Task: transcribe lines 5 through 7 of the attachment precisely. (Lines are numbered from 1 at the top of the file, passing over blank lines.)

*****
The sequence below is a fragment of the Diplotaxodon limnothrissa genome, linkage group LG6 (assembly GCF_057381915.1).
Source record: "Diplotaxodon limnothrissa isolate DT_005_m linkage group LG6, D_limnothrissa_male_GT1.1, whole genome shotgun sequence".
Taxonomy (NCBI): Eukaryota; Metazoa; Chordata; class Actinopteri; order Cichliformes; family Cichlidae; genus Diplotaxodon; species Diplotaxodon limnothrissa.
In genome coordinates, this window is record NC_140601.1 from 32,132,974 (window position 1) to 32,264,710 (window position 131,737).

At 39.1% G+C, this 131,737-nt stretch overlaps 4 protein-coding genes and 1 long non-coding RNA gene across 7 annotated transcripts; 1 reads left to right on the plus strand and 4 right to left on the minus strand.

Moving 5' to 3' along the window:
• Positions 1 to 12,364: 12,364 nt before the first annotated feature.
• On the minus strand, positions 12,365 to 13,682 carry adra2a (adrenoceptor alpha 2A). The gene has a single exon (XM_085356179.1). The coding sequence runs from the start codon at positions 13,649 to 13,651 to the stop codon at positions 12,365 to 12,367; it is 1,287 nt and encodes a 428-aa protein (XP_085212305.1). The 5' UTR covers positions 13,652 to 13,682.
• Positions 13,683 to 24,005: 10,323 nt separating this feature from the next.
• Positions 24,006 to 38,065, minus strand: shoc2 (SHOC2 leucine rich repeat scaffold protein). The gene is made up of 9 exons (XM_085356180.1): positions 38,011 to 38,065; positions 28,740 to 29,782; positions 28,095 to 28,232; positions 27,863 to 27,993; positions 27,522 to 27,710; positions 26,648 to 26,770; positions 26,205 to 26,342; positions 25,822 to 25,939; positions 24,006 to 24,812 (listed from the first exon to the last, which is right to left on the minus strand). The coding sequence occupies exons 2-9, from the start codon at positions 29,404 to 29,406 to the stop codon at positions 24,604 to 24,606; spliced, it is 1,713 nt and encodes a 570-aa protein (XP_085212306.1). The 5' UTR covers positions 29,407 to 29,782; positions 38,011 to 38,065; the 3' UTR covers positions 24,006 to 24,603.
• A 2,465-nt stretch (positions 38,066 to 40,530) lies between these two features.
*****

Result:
At 39.1% G+C, this 131,737-nt stretch overlaps 4 protein-coding genes and 1 long non-coding RNA gene across 7 annotated transcripts; 1 reads left to right on the plus strand and 4 right to left on the minus strand.

Moving 5' to 3' along the window:
• Positions 1 to 12,364: 12,364 nt before the first annotated feature.